Ralf Weiser's Blog – Shake Up Your Snow Globe! ©

Stop doing, shake your globe, ponder, dream, start reaching your full potential – live on purpose and do it with a smile!

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Strange, we are to “Think outside the box” and yet we go to work and school in one


Strange, we are to “Think outside the box” and yet we go to work and school in one Smaller FB

The term “thinking outside the box” stands for doing and thinking in unconventional ways. Step out of bounds and away from the beaten path. Away from routine and what is expected of you. Words like normally, usually, typically, or similar ones like it should not be used – “try something new and radical”.

And yet our routine looks so much different. Our schools and workplaces are placed in rectangular shoe boxes, with little to no natural lighting and even less high quality air. Slapped together to maximize the builder’s and architect’s profitability. Enabled by having harnessed energy to a point where we believe we control nature by being able to climate control our working and schooling habitats.

Rule of thumb here is a simple one: Nice 90 degree corners are good and so is routine and standardization. Where does that leave creativity and quality of life though? Over 70% of working folks would love nothing more than a new job or career because their working conditions and overall career management are below par.

At school this is even worse. Some school settings are outright industrial in where they are located and how the buildings are constructed. They seem to be designed to merely serve the purpose of providing future workers for companies that will then provide a very similar working environment as the newbies were used to from school: the box type building.

What is the antidote? Well, even though it may sound clichéd, but it sounds like our business and school leaderships need to be the first ones who need to think outside the box. Creating a lively and inspiring work and school environment does not take much as long as everyone involved starts from establishing a suitable vision and mission around this goal. Then the tough work starts. Thinking concepts like this through will take time. With great preparation the final product will take a lot less hard work.

One such building (watch the background story here is the one at Aerzen USA. The intense grass roots efforts of a few folks turned into a movement that keeps catching on.

Now think about our children and how they deserve a similar inspiring environment. If we want them to be able to think and act outside the box, let’s help getting them out of the truly boxy type schools of today. Here are two examples (Avon Grove and Kimberton) how some schools have already begun making changes for the better.

Ultimately the choice is always yours and this is neither my time nor place convincing you of anything. But think about if you and your contributions are only a mere SAT score, or some other number. If so, a shoebox building will do. If not, then please help for us all to start acting outside the box – and yes this pun is intended.

Ralf

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5 ways to recover from white collar crime at your organization


5 ways to recover from white collar crime at your organization Ralf a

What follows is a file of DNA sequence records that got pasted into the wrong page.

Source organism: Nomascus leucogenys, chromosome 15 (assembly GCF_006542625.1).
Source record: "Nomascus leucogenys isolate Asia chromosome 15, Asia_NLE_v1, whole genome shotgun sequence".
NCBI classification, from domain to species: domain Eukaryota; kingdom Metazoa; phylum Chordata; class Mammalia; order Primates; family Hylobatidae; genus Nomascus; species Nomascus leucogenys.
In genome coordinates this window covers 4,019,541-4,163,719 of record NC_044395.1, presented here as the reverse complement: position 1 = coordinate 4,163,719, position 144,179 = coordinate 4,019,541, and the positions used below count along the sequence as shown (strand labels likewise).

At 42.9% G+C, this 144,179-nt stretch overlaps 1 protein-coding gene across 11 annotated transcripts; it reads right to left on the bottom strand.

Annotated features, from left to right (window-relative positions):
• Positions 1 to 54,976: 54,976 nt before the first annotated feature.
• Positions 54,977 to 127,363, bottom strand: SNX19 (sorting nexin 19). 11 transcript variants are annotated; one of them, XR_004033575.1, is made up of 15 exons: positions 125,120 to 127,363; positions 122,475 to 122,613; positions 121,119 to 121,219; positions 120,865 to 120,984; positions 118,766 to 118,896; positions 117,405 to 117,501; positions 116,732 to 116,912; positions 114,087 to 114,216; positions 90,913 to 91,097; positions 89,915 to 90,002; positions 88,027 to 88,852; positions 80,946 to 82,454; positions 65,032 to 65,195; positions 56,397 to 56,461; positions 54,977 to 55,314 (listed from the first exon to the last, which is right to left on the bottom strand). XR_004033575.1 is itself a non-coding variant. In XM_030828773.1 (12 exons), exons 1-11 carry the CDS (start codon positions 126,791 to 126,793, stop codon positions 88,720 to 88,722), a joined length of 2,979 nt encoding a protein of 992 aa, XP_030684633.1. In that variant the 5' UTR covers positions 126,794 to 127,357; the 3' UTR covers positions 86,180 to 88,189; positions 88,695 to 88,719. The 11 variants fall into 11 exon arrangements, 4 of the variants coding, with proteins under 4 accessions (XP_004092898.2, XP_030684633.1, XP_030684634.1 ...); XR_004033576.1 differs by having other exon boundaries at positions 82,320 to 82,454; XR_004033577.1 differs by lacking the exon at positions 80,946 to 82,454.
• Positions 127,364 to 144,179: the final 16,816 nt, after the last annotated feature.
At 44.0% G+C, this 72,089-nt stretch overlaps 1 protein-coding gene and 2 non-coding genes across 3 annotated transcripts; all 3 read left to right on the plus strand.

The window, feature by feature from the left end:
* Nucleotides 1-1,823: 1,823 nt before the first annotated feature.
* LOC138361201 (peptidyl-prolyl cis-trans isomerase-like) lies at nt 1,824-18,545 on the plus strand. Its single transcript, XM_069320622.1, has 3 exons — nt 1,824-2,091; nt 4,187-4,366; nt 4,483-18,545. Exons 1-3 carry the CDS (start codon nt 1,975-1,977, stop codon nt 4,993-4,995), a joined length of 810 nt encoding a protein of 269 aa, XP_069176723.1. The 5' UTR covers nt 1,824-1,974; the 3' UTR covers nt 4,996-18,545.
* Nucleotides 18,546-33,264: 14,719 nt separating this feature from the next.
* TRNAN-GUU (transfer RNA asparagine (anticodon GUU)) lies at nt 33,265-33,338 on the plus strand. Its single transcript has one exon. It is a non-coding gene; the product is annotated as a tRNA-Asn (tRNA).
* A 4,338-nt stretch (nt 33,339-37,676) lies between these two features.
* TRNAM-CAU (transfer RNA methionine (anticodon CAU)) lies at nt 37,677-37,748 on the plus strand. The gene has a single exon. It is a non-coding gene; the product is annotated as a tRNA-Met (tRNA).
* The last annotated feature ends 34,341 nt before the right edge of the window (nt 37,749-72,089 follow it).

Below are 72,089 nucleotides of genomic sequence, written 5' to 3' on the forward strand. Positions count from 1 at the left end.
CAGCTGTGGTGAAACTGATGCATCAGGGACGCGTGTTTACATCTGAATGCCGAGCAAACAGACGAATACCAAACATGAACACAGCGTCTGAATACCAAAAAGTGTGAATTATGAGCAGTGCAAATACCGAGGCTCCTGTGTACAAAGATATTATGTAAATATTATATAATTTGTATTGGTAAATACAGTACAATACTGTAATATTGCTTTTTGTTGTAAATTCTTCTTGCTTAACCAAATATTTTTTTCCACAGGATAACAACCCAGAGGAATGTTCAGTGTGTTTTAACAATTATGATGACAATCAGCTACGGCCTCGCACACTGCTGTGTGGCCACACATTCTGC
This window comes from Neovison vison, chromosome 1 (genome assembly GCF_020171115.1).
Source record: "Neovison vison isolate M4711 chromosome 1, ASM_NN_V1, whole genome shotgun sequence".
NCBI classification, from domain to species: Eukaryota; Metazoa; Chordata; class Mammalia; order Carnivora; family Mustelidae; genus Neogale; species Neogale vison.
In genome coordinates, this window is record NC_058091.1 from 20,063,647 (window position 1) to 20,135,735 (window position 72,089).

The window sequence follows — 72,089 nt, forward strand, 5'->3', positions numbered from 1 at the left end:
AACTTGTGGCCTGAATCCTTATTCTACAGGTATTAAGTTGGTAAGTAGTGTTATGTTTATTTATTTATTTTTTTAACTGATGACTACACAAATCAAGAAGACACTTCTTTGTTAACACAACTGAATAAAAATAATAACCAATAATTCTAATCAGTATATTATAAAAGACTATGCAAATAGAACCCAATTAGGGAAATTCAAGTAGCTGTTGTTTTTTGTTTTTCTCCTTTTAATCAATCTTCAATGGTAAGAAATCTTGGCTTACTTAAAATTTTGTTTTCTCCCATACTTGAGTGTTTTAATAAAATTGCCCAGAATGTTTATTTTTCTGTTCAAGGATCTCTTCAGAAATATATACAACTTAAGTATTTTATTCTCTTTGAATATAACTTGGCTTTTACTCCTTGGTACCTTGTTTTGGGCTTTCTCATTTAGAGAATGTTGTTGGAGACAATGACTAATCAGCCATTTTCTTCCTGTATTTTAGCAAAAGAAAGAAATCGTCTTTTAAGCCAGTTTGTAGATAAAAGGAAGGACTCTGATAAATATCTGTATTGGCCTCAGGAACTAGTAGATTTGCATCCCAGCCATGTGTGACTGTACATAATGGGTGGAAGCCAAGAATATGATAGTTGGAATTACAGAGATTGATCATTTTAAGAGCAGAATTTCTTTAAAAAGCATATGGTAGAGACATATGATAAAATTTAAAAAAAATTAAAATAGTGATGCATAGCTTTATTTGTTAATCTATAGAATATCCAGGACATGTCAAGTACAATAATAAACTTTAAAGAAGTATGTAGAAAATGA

Well over a decade ago we became victim of a white collar crime. Our then CFO was ultimately convicted of stealing money from our organization. If that was not bad enough, the individual had been a really good friend of mine. Well, at least I had thought so at the time.

The news of the apprehension and later the trial were actually really traumatizing. How could this have happened without me, or anyone else for that matter, noticing a thing? What a break in personal trust this had been! I was devastated. For a while it was really tough to trust anyone. Why would anyone do such a nasty thing in the first place? I had so many questions. Along the way regaining composure a few tips emerged that may be able helping you get over the distrust that ensues after such an event:

  • Try finding out what really happened. Dig deep. Dig really deep. Find out what exactly happened and especially how and under which circumstances your incident could have happened. Make sure to journal about this such that you can always refer back to your findings.
  • Park your bitterness. Tough to do and easy to talk about it when it does not affect you. When someone close to you does you wrong things can get personal really quick. As that happens emotions can spiral out of control easily. Make an active point of forgiving that person and make sure that you do not let you get bitter. Pick a better time to be angry, but keep it short, really short. Get on with your life.
  • Put in safeguards that will protect you in the future. Now that you know what and how it happened, put safeties in place such that something like it cannot happen again.
  • Start reaching out again. Go ahead, mingle with people. Perhaps there are other folks who were hurt just as badly as you did. Connect with them, but do not forget about any other close folks to you. Shared sorrow is half the sorrow.
  • Give it some time. Time does indeed heal almost any wounds you sustain. After a while you will start trusting people again. Trust is good. Trust is so important that you must make the effort to get back into a healthy zone of delegating, collaboration, etc.

There is probably no sure fire way protecting you from significant stress and heart ache when people whom you trust betray you. You cannot afford to avoid people in the long run. Limit your exposure and risk, but make sure that you go out amongst people and learn to trust again as quickly as possible.

Ralf

PS: Please let me know if you need a list with protection mechanisms that should be in place when hiring and managing your key C suite people, but especially your CFO.